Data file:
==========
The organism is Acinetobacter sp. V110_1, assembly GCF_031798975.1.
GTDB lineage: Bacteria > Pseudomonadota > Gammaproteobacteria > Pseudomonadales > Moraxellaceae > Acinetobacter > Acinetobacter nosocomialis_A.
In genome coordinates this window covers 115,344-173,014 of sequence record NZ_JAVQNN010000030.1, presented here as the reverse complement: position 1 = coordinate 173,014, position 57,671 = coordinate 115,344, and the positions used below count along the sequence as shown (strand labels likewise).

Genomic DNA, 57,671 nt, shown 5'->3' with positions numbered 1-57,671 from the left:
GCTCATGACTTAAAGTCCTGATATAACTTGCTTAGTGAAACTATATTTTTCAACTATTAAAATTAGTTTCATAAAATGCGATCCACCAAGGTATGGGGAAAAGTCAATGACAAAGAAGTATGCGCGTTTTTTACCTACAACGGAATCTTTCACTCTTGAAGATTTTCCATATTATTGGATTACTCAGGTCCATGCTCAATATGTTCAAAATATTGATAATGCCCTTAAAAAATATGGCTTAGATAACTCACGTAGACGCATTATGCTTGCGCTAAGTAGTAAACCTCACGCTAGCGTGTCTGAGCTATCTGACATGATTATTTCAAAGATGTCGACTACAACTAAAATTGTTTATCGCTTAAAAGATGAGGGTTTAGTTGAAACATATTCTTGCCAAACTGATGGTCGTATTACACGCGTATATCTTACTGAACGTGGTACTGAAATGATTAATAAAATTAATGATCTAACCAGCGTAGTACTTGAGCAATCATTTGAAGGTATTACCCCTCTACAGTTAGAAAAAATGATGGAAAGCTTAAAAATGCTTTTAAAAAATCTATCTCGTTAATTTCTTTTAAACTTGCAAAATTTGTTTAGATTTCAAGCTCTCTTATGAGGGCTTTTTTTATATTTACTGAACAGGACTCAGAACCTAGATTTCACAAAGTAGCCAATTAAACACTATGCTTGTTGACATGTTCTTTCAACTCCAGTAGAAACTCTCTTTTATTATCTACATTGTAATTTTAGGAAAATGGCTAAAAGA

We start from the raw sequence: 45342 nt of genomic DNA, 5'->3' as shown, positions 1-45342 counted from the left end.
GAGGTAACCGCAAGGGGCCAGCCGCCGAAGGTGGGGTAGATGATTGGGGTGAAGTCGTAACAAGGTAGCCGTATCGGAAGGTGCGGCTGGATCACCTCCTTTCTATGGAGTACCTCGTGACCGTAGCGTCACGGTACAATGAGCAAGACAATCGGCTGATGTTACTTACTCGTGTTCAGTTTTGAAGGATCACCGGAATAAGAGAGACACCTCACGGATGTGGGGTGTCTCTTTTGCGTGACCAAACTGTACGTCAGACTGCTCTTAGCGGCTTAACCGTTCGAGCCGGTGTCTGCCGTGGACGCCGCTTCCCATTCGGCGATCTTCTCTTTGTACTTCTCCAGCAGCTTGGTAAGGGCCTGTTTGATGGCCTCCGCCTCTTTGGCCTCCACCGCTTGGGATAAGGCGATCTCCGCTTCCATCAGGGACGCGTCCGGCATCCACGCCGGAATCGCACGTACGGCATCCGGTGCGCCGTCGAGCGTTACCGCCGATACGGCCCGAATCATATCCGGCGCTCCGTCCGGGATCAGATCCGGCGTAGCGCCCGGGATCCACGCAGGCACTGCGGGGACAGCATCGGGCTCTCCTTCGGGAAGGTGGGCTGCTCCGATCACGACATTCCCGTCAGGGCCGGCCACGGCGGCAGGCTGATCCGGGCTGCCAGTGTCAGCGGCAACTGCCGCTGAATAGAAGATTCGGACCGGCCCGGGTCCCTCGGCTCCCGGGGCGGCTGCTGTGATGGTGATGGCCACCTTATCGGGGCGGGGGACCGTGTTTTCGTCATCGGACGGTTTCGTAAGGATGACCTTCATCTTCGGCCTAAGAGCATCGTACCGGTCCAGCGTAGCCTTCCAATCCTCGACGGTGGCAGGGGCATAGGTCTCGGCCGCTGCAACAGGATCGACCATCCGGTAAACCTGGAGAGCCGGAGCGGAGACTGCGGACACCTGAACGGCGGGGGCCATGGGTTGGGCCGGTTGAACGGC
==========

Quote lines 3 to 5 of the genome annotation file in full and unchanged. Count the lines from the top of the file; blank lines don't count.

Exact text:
In genome coordinates this window covers 115,344-173,014 of sequence record NZ_JAVQNN010000030.1, presented here as the reverse complement: position 1 = coordinate 173,014, position 57,671 = coordinate 115,344, and the positions used below count along the sequence as shown (strand labels likewise).

Genomic DNA, 57,671 nt, shown 5'->3' with positions numbered 1-57,671 from the left:
GCTCATGACTTAAAGTCCTGATATAACTTGCTTAGTGAAACTATATTTTTCAACTATTAAAATTAGTTTCATAAAATGCGATCCACCAAGGTATGGGGAAAAGTCAATGACAAAGAAGTATGCGCGTTTTTTACCTACAACGGAATCTTTCACTCTTGAAGATTTTCCATATTATTGGATTACTCAGGTCCATGCTCAATATGTTCAAAATATTGATAATGCCCTTAAAAAATATGGCTTAGATAACTCACGTAGACGCATTATGCTTGCGCTAAGTAGTAAACCTCACGCTAGCGTGTCTGAGCTATCTGACATGATTATTTCAAAGATGTCGACTACAACTAAAATTGTTTATCGCTTAAAAGATGAGGGTTTAGTTGAAACATATTCTTGCCAAACTGATGGTCGTATTACACGCGTATATCTTACTGAACGTGGTACTGAAATGATTAATAAAATTAATGATCTAACCAGCGTAGTACTTGAGCAATCATTTGAAGGTATTACCCCTCTACAGTTAGAAAAAATGATGGAAAGCTTAAAAATGCTTTTAAAAAATCTATCTCGTTAATTTCTTTTAAACTTGCAAAATTTGTTTAGATTTCAAGCTCTCTTATGAGGGCTTTTTTTATATTTACTGAACAGGACTCAGAACCTAGATTTCACAAAGTAGCCAATTAAACACTATGCTTGTTGACATGTTCTTTCAACTCCAGTAGAAACTCTCTTTTATTATCTACATTGTAATTTTAGGAAAATGGCTAAAAGA